The bedroom is probably the most personal room in your house, and not just because it’s where all (or at least some) of the magic happens. After all, it’s where you snuggle up at the end of a long, cold day; where you retreat when you’re sick; where you stash the items that mean the most to you. Most likely, the decor scheme is also pretty close to your heart.
But when you’re selling your home, as you’ve no doubt heard, personal taste should go out the window. The same goes for distinctive, of-the-moment trends—yes, even if you’re quite sure that eggplant is the new black. Overdoing it with loads of wicker, mountains of pillows, or extra dark paint can send the wrong message about your home, and scare off potential buyers.
That’s because whatever’s hot will someday be … not. Reba Haas, a Realtor® with Re/Max Metro Eastside in Seattle has seen it all.
“Can we please get over the bright colors—pink, lime green—especially in kids’ bedrooms?” she begs. Reality check: Nobody likes these shades that much, and they scream “long weekend of painting” to buyers, unless they have similar tastes.
Here are seven more once-popular ideas that decorating experts wish they could banish from every bedroom:
Jeffrey Weldler, marketing director and interior design expert at wall panel company Vant, also wants to soften the edges of this minimalist look, often associated with the Nordic countries.
“Scandinavian styling is an amazing design concept as long as there’s some color included in the room, such as a rug, wall art, or curtains,” he explains. The bright pillows and cozy yet bold throw in the otherwise all-white bedroom above fit the bill nicely.
Think that chair in the corner, paired with a leftover floor lamp banished from the living room, adds flair to your bedroom? Nope—in most cases it’s a waste of space that’s actually a way station for clutter, clothes, and the cat. And do you honestly sit there to read? Really?
“This spot is for dumping stuff that tends to pile up faster than you can clear it away,” Novak says. Need a spot to sit? Try a bench at the foot of the bed (one with concealed storage will help tame that clutter, too), or just plop on the bed when you need to put on socks or apply foot cream. Shake up the corner by setting that chair free.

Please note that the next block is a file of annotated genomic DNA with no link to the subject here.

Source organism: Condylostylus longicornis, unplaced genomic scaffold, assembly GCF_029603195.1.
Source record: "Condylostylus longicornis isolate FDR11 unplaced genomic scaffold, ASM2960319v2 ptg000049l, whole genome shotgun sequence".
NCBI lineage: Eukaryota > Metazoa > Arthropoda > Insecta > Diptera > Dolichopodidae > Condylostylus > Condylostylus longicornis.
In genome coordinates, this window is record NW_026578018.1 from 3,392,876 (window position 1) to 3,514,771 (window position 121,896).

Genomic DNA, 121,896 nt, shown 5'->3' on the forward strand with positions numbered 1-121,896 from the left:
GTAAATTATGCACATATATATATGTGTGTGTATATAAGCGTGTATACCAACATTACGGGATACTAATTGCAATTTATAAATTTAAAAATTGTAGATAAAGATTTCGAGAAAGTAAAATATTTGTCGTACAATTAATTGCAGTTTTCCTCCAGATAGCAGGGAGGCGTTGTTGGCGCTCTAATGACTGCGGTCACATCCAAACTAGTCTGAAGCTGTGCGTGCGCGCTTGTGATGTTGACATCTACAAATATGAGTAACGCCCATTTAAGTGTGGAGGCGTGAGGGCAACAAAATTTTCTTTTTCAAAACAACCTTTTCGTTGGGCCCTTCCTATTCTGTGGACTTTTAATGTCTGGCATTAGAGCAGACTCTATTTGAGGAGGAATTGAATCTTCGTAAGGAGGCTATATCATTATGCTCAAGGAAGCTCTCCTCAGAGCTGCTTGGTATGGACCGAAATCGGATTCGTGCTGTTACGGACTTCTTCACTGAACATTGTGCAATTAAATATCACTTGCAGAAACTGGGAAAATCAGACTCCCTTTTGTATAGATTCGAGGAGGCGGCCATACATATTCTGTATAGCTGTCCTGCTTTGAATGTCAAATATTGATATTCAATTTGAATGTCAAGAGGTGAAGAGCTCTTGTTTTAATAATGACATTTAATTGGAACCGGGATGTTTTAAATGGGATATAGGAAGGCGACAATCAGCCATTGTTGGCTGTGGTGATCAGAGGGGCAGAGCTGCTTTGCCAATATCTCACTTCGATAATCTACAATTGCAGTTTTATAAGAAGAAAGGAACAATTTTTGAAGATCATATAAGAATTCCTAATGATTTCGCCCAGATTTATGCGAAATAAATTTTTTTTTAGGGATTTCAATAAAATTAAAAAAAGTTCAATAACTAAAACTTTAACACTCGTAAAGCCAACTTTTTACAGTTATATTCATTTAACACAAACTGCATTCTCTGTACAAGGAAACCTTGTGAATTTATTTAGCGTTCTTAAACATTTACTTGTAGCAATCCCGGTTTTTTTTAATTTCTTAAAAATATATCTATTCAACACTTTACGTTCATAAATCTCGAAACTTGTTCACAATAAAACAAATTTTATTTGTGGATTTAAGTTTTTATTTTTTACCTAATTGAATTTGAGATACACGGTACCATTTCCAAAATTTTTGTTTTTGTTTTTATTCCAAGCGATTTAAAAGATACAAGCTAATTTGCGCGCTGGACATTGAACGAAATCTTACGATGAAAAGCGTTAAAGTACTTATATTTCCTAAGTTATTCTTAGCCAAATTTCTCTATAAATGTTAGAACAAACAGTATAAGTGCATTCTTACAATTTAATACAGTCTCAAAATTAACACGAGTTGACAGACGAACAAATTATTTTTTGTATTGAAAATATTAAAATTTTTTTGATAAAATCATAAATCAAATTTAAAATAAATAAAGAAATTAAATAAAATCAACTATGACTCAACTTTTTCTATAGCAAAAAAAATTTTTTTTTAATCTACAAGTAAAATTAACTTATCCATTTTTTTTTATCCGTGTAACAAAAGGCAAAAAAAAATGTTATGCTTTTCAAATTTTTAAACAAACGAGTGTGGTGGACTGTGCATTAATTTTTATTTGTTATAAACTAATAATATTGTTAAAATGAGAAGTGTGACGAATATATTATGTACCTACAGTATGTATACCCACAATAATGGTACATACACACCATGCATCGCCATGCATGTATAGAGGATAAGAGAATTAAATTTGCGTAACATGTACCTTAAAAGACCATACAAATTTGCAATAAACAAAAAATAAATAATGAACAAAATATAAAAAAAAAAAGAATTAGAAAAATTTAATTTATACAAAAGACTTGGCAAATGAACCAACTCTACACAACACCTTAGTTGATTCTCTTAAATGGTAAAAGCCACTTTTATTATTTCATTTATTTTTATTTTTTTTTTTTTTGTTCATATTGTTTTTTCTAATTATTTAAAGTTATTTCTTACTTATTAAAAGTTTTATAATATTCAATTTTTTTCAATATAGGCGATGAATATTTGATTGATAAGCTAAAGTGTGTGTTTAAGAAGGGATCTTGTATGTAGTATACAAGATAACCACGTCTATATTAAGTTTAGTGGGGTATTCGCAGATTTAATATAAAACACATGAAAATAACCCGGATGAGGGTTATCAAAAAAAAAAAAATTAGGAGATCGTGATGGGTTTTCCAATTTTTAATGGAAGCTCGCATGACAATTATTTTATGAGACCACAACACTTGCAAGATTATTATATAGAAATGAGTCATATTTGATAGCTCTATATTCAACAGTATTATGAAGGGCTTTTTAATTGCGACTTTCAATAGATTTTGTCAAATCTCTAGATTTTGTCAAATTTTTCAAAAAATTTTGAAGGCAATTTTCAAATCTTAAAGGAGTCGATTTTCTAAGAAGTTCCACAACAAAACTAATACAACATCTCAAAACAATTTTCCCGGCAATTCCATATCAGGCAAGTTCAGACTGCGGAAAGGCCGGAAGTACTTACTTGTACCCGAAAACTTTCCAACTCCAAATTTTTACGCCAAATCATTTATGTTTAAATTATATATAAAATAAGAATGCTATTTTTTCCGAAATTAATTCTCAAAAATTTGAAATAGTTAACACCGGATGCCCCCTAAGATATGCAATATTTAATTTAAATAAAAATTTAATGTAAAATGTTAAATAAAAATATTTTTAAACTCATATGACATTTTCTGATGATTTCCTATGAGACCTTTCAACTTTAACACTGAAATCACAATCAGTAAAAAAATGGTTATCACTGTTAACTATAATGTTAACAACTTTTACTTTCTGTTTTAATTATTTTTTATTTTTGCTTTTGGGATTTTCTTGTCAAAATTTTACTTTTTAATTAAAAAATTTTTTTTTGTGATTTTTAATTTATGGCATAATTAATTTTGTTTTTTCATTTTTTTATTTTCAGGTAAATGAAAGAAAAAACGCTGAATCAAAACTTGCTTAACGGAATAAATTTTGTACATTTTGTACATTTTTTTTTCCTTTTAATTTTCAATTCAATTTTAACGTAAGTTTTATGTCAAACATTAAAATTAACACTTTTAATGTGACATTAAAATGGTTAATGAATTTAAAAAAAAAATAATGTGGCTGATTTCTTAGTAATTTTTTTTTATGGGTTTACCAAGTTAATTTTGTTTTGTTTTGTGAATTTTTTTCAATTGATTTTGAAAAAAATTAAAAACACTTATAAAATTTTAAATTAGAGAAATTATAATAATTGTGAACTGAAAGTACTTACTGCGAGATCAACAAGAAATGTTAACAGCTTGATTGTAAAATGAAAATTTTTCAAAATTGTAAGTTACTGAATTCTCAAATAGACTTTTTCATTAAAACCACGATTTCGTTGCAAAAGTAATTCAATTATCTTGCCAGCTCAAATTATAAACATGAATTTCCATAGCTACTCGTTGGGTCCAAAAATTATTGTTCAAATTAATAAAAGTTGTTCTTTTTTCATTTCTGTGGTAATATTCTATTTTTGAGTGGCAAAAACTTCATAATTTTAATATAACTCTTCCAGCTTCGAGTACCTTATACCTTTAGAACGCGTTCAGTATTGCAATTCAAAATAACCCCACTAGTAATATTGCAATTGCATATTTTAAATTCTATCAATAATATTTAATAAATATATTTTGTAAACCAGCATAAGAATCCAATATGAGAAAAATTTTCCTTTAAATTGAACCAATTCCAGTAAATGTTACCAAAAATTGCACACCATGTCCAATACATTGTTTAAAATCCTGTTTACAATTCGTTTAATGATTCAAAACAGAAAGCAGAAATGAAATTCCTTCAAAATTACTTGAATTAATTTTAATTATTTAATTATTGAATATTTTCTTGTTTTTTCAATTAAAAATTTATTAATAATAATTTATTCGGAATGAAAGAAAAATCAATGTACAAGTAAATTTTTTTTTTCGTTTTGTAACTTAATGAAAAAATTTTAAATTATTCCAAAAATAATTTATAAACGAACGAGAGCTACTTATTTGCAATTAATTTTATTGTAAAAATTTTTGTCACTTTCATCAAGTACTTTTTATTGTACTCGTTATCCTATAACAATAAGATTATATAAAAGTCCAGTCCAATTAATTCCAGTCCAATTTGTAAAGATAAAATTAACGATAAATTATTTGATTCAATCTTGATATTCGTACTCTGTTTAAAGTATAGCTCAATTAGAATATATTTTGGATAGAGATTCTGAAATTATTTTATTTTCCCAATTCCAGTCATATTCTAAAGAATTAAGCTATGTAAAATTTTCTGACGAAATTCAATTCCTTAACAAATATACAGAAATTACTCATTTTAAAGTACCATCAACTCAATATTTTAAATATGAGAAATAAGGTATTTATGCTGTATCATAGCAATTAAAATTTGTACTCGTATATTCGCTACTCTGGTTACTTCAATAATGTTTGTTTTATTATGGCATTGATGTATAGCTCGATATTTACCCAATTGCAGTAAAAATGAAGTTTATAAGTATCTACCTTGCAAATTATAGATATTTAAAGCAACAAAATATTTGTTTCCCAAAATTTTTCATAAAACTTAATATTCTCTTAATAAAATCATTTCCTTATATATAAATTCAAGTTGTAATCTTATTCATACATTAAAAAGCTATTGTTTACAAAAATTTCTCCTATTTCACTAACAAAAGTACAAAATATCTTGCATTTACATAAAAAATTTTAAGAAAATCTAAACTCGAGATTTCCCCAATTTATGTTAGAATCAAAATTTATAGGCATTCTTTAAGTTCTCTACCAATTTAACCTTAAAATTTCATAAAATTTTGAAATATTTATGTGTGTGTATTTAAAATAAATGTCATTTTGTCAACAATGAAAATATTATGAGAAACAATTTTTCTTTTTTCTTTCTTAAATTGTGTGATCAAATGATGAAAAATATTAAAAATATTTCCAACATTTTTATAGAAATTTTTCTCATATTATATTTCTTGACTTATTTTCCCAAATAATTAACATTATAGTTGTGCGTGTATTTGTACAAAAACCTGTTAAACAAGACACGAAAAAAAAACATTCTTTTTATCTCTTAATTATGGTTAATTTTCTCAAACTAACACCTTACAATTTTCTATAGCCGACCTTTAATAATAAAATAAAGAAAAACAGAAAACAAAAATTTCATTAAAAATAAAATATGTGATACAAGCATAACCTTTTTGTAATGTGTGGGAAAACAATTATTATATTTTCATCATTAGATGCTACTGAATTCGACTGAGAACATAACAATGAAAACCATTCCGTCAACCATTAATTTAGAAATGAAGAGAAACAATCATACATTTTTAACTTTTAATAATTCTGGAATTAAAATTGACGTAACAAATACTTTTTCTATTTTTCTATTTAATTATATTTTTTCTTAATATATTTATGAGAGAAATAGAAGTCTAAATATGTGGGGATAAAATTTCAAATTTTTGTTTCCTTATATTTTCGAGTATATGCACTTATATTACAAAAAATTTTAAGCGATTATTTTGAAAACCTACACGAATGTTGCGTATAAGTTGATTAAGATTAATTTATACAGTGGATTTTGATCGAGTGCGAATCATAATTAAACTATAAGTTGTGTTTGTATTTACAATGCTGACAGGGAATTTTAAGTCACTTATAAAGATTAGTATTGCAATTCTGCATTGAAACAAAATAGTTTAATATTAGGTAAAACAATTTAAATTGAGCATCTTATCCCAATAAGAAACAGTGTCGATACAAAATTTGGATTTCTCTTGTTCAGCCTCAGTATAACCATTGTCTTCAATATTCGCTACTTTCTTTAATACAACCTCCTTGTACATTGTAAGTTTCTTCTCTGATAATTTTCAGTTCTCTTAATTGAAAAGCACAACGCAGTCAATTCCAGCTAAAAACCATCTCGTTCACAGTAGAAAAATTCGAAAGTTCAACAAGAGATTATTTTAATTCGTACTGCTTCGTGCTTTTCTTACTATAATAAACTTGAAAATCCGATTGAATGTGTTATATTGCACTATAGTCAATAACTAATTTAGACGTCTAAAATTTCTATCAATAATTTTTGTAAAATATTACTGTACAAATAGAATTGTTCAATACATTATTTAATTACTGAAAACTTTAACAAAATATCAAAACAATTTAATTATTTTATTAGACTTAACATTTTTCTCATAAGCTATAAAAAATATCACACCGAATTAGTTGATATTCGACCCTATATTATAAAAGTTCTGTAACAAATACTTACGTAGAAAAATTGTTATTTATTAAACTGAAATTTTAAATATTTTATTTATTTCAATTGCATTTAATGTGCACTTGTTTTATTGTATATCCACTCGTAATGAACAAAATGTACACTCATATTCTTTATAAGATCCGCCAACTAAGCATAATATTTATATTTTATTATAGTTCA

3. Too many shelves, too much stuff
Sure, bookshelves make sense in the bedroom, but entire walls of them is overkill.
“Open shelving can give the room an airy, spacious look, but it often turns into an eyesore due to clutter,” says Novak. Leave just one or two shelves open and arranged (neatly!) with books and other objects—and then fill the rest with baskets and bins for your stuff. Plus, there’s a bonus here: less dusting.
You may think you’re creating an air of luxury with an excess of pillow, but one person’s fluffy extravagance is another’s pet peeve. Control the chaos on your bed by sticking to this golden rule: Don’t have more pillows than you actually use. For most people, this will be the pillow on which you sleep, plus a bolster and/or a square European pillow for reading in bed. Of course, if it’s just you in a giant king, double that for symmetry.
“Decorative pillows that span and cover the whole mattress are just too much,” says Anna Shiwlall, an interior designer at 27 Diamonds in Los Angeles.
“At least use a plain bedspread as a base for all those colors,” says Amber Dias, a Showhomes interior design consultant near Sacramento, CA. She suggests making sure there’s a common color, texture, or fabric tying the elements together.
A bed. And that’s it. Yup—minimalism can be taken to the extreme.
“The look should be decluttered and organized, not a space where most of the furnishings have been stripped away,” says Weldler. When it comes to furniture placement, pay attention to the size and scale of your pieces.
“If there’s too much in the room or the bed is too big, the room will feel claustrophobic,” Dias points out. But with too little furniture, you run the risk of making it look like your first apartment after college.
“Overly drapey drapes on windows and canopy beds require a lot of vacuuming to keep dust at bay—and you should be concerned about air quality since this is where you sleep,” explains Carol Marcotte, the designing expert at Form & Function in Raleigh, NC. Instead, opt for simple panels, Roman shades, or woven blinds with black-out panels. Your lungs will thank you.